3. Chassinat R. Observation d’ anomalies anatomiques remarquables de l’appareil circulatoire avec hepatocele congenitale, n’ayant donne lieu pendant la vie a aucun symptome particulier. Arch Gen Med. 1836;11:80-85.
  4. Dotter CT, Hardisty NM, Steinberg I. Anomalous right pulmonary vein entering the inferior vena cava. Two cases diagnosed in life by angiocardiography and cardiac catetherization. Am J Med Sci. 1949;218(1):31-36.
  5. Neill CA, Ferenca C, Sabiston DC, Shelton JC. The familial ocurrence of hypoplastic right lung with systemic arterial supply and venous drainage:”Scimitar syndrome”. Bull Johns Hopkins Hosp. 1960;107:1-21.
  6. Drake EH, Lynch JP. Bronchiectasis associated with anomaly of the right pulmonary vein and right diaphragm. J Thorac Surg. 1950; 19(3):433-437.
  7. Kirklin JW, Ellis H, Wood EH. Tratment of anomalous pulmonary venous connection in association with interatrial communications. Surgery. 1956;39(3):389-398.
  8. Auer J. Development of the pulmonary vein and its mayor variations. Anat Rec. 1948;101:851-895.
  9. Van Praagh R, Corsini I. Cor Triatriatum: Pathologic anatomy and a consideration of morphogenesis based on 13 post mortem cases and a study of normal development of the pulmonary vein and atrial septum in 83 human embryos. Am Heart J. 1969;78(3):397-405.
  10. Geggel RL. Scimitar Syndrome associated with partial anomalous pulmonary venous connection at the supracardiac, cardiac and infracardiac levels. Pediatr Cardiol. 1993;14(4):234-237.
  11. Dupuis C, Charaf L, Breviere GM, Abou P, Remy-Jardin M, Helmius G. The “Adult” form of the Scimitar Syndrome. Am J Cardiol. 1992; 70(4):502-507.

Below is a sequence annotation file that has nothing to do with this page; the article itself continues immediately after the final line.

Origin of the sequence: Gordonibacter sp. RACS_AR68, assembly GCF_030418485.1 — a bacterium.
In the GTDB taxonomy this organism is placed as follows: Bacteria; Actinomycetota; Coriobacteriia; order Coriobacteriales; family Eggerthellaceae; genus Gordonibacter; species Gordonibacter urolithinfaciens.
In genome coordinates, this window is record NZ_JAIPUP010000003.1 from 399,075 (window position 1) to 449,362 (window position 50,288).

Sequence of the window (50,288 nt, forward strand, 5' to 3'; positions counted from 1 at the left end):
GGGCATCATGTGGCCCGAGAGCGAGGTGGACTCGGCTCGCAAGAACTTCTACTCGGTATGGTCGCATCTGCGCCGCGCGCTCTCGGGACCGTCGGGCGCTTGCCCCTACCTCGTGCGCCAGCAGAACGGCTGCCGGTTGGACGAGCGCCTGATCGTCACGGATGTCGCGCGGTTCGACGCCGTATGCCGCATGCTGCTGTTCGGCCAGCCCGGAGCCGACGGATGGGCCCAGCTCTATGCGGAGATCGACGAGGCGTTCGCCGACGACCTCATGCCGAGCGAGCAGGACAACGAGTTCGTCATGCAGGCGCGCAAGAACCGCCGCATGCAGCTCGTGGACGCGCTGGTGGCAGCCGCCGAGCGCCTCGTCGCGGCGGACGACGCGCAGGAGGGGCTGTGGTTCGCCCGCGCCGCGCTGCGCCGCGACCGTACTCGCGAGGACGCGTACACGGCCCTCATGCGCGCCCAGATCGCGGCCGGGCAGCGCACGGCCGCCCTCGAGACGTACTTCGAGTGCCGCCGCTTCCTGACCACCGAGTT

12. Salazar J. Scimitar Syndrome: Five cases examined with Two-Dimensional and Doppler Echocardiography. Pediatr Cardiol. 1995;6(6):283-286.
  13. Depuis C, Charaf L, Breviere GM, Abou P. “Infantile” form of the scimitar syndrome with pulmonary hypertension. Am J Cardiol. 1993;71(15):1326-1330.
  14. Cobanoglu A, Hanlon JT, Combs DT, Starr A. Combined intracardiac and extracardiac repair of scimitar syndrome with anomalous pulmonary veins to both cavae. J Thorac Cardiovasc Surg. 1984;88(1):141-146.
  15. Idris MT. Diagnostic Aid of Transesophageal Echocardiography in an Adult Case of Scimitar Syndrome: Confirmation of the Findings at Surgery and Review of the literature. J Am Soc Echocardiogr. 1998;11(4):387-392.
  16. Shibuya K, Smallhorn JE, McCrindle BW. Echocardiographic clues and accuracy in the diagnosis of Scimitar Syndrome. J Am Soc Echocardiogr. 1996;9(2):174-181.
  17. Brown JW, Ruzmetov M, Minnich D, Vijay P, Edwards CA, Uhlig PN, et al. Surgical management of scimitar syndrome: An alternative approach. J Thorac Cardiovasc Surg. 2003;125(2):238-245.
  18. Inoue T, Ichihara M, Uchida T, Sakai Y. Three-Dimensional computed tomography showing partial pulmonary venous connection complicated by the Scimitar Syndrome. Circulation. 2002;105(5):663.
  19. Rose C, Vosshenrich R. Incomplete Scimitar Syndrome. Cardiol Young. 2002:12(4);389-390.
  20. Gil-Jaurena JM, Castillo Rafael, Sarria Esteban, Gonzalez Mayte. Asian Cardiovascular and Thoracic Annals. 2014;22(3):353-355.
 
Listing : ICMJE   

Creative Commons License Open Access by Symbiosis is licensed under a Creative Commons Attribution 4.0 Unported License